Adjective "Venal" definition and examples

Pronunciation

/ˈviːn(ə)l/

Definitions and examples

adjective

Showing or motivated by susceptibility to bribery; corrupt.
  1. 'their generosity had been at least partly venal'
  2. 'The emotional depth of the cast, whether it's Graham or one of his venal bosses, lends a dramatic weight to the story.'
  3. 'Those visionaries passed and were replaced by venal men who don't care for independence or sovereignty and who want to sell the country to the US.'
  4. 'As boring meeting after boring meeting takes place, we are supposed to care about these venal, self-absorbed egomaniacs.'
  5. 'She is many things - venal, arrogant, authoritarian, ruthless - but she is no dummy.'
  6. 'What damages teenagers is an adult world which caricatures them as vain, promiscuous, stupid and venal.'
  7. 'They may well be venal, amoral egomaniacs, but the one thing you can pretty much guarantee is that they will be sharp-tongued.'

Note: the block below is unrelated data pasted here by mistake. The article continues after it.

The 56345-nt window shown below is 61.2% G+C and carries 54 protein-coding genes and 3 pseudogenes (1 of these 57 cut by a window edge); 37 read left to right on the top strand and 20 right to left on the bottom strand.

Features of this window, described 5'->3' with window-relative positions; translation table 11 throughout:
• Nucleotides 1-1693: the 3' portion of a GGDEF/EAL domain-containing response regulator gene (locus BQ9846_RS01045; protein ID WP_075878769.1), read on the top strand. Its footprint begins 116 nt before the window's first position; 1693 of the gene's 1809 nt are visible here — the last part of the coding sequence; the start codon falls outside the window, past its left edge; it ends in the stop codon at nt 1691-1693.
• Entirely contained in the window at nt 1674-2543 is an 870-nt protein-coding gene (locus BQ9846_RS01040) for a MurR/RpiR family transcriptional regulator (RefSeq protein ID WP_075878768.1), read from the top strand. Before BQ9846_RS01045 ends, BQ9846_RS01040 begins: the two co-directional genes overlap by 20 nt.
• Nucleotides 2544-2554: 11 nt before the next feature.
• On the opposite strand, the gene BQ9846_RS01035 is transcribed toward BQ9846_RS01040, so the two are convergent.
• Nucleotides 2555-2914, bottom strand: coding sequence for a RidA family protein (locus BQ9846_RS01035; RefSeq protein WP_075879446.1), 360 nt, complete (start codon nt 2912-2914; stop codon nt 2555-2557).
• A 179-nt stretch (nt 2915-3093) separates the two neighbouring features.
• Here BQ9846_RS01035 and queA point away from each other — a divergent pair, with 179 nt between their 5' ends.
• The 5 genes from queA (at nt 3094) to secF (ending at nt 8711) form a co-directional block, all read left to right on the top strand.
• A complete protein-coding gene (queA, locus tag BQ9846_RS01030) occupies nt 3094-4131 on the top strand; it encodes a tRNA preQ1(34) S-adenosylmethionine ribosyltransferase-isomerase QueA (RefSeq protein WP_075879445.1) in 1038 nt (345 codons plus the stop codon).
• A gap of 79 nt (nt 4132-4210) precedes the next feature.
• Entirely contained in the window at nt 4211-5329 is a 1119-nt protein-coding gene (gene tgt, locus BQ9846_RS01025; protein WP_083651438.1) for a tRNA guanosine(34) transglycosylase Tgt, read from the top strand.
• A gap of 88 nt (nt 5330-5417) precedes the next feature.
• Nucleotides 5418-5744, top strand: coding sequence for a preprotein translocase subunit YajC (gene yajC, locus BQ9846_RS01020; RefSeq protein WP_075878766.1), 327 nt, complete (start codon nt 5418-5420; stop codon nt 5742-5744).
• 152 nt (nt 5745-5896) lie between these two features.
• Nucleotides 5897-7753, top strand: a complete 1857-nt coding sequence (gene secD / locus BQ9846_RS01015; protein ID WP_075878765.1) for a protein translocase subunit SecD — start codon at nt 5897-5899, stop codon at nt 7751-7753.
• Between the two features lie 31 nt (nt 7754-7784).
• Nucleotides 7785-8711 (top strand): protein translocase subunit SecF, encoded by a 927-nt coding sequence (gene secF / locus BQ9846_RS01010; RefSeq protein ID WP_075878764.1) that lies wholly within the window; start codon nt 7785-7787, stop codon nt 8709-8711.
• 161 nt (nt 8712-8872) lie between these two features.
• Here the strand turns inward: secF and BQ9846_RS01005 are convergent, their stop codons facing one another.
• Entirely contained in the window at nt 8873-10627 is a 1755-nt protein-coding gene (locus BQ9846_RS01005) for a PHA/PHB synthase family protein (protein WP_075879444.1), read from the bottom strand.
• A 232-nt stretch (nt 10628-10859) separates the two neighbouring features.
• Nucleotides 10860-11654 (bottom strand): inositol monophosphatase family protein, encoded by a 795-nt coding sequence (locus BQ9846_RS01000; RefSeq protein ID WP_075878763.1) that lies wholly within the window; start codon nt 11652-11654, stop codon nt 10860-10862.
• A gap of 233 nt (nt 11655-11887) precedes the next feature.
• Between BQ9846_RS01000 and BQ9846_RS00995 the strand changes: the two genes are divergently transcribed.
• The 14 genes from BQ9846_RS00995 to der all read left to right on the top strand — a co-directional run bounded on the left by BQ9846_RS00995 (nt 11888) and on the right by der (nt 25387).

8. 'He regarded publishers, agents and reviewers as stupid and venal.'
  9. 'But politicians are expected to be venal and self-serving if given the chance.'
  10. 'The National candidate is portrayed as a venal, cynical and arrogant.'
  11. 'That said, of course there are many self serving, venal politicians.'

Definitions

1. willing to sell one's influence, especially in return for a bribe; open to bribery; mercenary: a venal judge.

2. able to be purchased, as by a bribe: venal acquittals.

3. associated with or characterized by bribery: a venal administration; venal agreements.

More examples(as adjective)

"officials can be venal as people."

"politicians can be venal."

"boroughs can be venal."

"rhetorics can be venal."

"people can be venal."

More examples++

Origin

Mid 17th century (in the sense ‘available for purchase’, referring to merchandise or a favour): from Latin venalis, from venum ‘thing for sale’.